The resulting story is a microcosm of the complexity of Georgian politics of the period, a story that led to disastrous consequences for Kakheti. Aleksandre returned in Kakheti in 1605 with his son Konstantin, who had been raised a Moslem in the court of Shah Abbas. Soon after their return Konstantin, acting on the shah's orders, murdered both his father and older brother Giorgi and crowned himself king. Kakhetian nobles, led by Queen Ketevan, one of Aleksandre's daughters-in-law, revolted against Konstantin, who was killed in battle. Ketevan's son, Teimuraz I (1606-1664), was made king. Shah Abbas thought it politically expedient to recognize Teimuraz, but at the first opportunity he invaded Georgia again and in 1616, drove Teimuraz from the throne. Shah Abbas replaced him with a grandson of Aleksandre II, Iese Khan, who had been raised as a Moslem. In 1616 the Kakhetians rebelled against the Moslem king. Shah Abbas exacted a savage retribution, invading Kakheti and killing between 60,000 and 70,000 peasants. More than 100,000 Kakhetians were deported to Iran, the majority to a region called Fereidan near Isfahan. Though now Moslem, to this day bread is still baked in the shape of a cross in the region. Many of the villages are named after places in Kakheti.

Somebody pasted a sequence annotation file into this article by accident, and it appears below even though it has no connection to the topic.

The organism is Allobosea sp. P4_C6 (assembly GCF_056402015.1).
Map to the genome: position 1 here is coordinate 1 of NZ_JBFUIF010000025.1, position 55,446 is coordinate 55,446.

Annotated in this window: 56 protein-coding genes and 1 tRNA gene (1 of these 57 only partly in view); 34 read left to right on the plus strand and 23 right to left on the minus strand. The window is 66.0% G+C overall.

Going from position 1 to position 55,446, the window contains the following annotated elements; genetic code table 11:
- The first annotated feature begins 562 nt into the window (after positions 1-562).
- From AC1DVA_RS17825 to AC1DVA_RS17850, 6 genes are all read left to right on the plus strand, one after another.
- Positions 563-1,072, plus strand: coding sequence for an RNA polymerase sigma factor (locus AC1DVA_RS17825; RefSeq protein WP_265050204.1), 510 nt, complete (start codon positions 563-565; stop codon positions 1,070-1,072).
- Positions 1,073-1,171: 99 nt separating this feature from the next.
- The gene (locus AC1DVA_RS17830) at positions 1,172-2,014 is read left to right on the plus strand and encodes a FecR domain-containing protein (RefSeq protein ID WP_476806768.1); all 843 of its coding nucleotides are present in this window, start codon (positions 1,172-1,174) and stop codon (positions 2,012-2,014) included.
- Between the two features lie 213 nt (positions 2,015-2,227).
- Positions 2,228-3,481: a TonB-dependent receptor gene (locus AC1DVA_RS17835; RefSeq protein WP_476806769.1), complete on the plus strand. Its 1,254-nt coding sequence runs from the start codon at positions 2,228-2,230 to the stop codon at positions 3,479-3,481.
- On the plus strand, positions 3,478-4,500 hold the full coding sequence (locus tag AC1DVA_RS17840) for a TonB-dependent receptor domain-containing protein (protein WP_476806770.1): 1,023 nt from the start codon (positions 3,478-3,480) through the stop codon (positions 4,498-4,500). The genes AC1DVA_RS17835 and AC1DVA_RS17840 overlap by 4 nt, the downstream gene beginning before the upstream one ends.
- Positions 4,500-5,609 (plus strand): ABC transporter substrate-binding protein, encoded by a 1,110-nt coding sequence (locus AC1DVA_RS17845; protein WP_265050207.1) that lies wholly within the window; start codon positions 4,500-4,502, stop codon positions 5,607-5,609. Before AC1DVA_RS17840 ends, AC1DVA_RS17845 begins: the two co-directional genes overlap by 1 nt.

As a result of Shah Abbas' policy, the population of Kakheti declined by two thirds and whole towns like Gremi ceased to exist. Though Teimuraz, exiled in Imereti, requested aid from the Russians to march against the Persians, he managed to regain his throne only as a result of the guerrilla war waged by the powerful Georgian soldier Giorgi Saakadze in 1625. Unwilling to face further rebellion by the Georgians and fearful of Russian intervention in the region, Shah Abbas recognized Teimuraz as king. Despite this capitulation and the death of Shah Abbas in 1629, Iranian influence in Kakheti remained strong until the beginning of the 18th century, when the Turks dominated the region.